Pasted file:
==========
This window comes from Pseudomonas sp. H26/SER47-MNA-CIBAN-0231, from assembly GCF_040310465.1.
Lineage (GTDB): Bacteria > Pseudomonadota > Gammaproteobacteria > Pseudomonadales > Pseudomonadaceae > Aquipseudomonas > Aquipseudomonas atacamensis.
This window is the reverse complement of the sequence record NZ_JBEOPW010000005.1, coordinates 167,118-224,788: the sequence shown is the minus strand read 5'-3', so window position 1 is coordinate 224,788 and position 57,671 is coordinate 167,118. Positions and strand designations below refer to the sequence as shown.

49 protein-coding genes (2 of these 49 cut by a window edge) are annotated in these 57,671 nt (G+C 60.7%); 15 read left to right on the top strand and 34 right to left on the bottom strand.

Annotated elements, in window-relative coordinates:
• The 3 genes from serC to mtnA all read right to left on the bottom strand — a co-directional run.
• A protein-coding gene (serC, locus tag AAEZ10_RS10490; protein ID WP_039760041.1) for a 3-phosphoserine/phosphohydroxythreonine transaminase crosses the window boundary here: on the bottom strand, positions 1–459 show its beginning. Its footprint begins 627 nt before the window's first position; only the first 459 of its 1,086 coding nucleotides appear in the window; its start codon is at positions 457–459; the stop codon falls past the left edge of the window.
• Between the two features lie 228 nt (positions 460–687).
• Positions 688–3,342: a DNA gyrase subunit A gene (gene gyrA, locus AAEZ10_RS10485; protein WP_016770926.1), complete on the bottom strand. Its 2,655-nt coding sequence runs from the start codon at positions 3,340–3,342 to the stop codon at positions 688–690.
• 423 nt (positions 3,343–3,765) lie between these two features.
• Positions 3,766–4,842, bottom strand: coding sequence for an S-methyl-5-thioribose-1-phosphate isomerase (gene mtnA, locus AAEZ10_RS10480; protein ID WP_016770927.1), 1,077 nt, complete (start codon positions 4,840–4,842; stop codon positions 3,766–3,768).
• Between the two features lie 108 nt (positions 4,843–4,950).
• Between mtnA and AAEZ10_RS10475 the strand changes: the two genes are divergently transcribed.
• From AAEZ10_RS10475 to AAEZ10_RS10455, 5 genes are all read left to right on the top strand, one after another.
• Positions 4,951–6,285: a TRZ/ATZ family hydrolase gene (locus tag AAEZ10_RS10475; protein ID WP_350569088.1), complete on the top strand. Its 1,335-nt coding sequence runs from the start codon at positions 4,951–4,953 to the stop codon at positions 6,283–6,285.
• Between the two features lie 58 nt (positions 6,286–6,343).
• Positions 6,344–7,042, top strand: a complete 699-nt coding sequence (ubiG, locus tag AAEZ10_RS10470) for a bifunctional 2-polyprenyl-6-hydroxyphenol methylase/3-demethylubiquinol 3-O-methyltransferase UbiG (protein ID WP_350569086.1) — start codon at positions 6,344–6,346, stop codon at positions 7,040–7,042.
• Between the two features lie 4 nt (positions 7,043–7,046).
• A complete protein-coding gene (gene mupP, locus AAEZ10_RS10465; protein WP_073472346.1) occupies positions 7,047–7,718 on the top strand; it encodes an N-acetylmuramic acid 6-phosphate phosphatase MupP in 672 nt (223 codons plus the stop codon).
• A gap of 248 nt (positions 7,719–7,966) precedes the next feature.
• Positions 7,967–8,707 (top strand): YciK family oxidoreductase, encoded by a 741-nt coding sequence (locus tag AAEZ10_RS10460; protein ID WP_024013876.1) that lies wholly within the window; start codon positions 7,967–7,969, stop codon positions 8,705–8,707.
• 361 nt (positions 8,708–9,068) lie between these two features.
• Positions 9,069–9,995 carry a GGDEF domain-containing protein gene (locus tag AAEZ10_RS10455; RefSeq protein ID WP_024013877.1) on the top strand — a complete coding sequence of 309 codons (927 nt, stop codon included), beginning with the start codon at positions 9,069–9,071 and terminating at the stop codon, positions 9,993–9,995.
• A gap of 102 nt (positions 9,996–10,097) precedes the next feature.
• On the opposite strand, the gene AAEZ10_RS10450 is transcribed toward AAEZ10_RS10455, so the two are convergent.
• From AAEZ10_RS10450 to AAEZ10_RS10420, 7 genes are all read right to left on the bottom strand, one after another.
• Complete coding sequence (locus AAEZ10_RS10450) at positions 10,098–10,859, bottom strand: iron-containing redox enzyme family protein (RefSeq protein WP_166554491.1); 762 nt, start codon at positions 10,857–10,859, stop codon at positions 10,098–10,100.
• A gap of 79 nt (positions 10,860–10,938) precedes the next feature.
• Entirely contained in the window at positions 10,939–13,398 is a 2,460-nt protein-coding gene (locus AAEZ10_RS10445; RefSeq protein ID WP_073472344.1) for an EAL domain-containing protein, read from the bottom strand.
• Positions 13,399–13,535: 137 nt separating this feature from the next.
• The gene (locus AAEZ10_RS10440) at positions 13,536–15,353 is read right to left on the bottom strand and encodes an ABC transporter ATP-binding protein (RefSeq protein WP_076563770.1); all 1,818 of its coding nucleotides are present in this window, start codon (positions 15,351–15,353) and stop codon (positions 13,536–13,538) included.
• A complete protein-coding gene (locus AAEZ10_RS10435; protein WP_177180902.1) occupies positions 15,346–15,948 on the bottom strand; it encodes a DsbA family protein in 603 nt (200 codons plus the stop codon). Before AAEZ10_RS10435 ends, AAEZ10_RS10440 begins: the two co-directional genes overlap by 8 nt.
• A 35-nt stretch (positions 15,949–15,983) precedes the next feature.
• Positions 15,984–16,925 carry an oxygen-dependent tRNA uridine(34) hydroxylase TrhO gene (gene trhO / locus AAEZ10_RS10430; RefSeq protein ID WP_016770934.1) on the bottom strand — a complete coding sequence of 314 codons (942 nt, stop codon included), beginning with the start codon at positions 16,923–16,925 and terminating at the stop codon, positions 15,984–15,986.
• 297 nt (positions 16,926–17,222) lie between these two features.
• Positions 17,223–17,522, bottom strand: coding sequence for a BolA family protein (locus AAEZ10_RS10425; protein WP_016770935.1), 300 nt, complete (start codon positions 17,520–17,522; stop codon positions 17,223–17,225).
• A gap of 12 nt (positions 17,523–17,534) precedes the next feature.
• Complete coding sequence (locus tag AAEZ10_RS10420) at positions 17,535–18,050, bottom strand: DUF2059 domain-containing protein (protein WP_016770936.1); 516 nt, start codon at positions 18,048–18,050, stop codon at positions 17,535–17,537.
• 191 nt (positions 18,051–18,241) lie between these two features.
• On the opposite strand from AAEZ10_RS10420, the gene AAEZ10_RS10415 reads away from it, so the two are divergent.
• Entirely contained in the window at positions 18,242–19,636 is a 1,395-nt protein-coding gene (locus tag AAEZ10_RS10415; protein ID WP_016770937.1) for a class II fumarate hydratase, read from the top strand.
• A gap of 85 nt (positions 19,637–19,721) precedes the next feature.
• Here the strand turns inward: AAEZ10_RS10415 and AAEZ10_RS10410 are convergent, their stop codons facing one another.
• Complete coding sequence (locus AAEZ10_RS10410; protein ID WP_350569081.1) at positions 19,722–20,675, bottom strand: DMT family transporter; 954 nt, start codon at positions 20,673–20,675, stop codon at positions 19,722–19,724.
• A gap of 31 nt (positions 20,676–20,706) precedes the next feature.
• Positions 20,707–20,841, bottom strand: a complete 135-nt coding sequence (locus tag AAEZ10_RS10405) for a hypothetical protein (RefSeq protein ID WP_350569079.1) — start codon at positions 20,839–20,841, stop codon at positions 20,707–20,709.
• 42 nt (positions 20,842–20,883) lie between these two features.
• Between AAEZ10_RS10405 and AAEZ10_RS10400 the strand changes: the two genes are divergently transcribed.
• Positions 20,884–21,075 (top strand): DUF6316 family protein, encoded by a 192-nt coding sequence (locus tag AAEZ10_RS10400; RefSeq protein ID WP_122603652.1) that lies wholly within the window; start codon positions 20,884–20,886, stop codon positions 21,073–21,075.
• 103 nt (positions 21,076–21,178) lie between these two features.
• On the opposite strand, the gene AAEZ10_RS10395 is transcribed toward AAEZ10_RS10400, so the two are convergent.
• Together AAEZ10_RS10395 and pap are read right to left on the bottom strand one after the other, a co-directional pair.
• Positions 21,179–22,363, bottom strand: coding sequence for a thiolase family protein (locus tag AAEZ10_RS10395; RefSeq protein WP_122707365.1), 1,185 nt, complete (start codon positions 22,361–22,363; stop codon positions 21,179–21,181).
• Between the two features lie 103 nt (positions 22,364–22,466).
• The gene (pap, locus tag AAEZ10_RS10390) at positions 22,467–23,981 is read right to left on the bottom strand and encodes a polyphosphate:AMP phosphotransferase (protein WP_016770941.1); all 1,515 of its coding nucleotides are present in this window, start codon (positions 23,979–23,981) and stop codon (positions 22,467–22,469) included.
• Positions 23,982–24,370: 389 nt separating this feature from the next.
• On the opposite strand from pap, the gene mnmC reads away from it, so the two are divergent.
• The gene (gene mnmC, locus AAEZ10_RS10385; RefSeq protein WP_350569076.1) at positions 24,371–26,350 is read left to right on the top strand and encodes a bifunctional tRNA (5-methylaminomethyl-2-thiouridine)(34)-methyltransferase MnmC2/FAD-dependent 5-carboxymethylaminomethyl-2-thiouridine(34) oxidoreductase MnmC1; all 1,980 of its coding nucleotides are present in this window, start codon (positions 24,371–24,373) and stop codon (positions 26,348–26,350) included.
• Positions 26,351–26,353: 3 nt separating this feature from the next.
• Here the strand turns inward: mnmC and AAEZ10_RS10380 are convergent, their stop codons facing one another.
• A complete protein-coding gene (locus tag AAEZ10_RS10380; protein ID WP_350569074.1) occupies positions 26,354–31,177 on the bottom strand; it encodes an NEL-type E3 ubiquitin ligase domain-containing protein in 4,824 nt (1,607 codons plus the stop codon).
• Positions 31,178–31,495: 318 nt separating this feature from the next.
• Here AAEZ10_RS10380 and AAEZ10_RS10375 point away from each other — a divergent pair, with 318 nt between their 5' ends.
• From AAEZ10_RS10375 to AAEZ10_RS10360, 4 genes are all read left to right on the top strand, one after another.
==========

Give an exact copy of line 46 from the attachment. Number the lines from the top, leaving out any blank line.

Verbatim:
• Positions 20,707–20,841, bottom strand: a complete 135-nt coding sequence (locus tag AAEZ10_RS10405) for a hypothetical protein (RefSeq protein ID WP_350569079.1) — start codon at positions 20,839–20,841, stop codon at positions 20,707–20,709.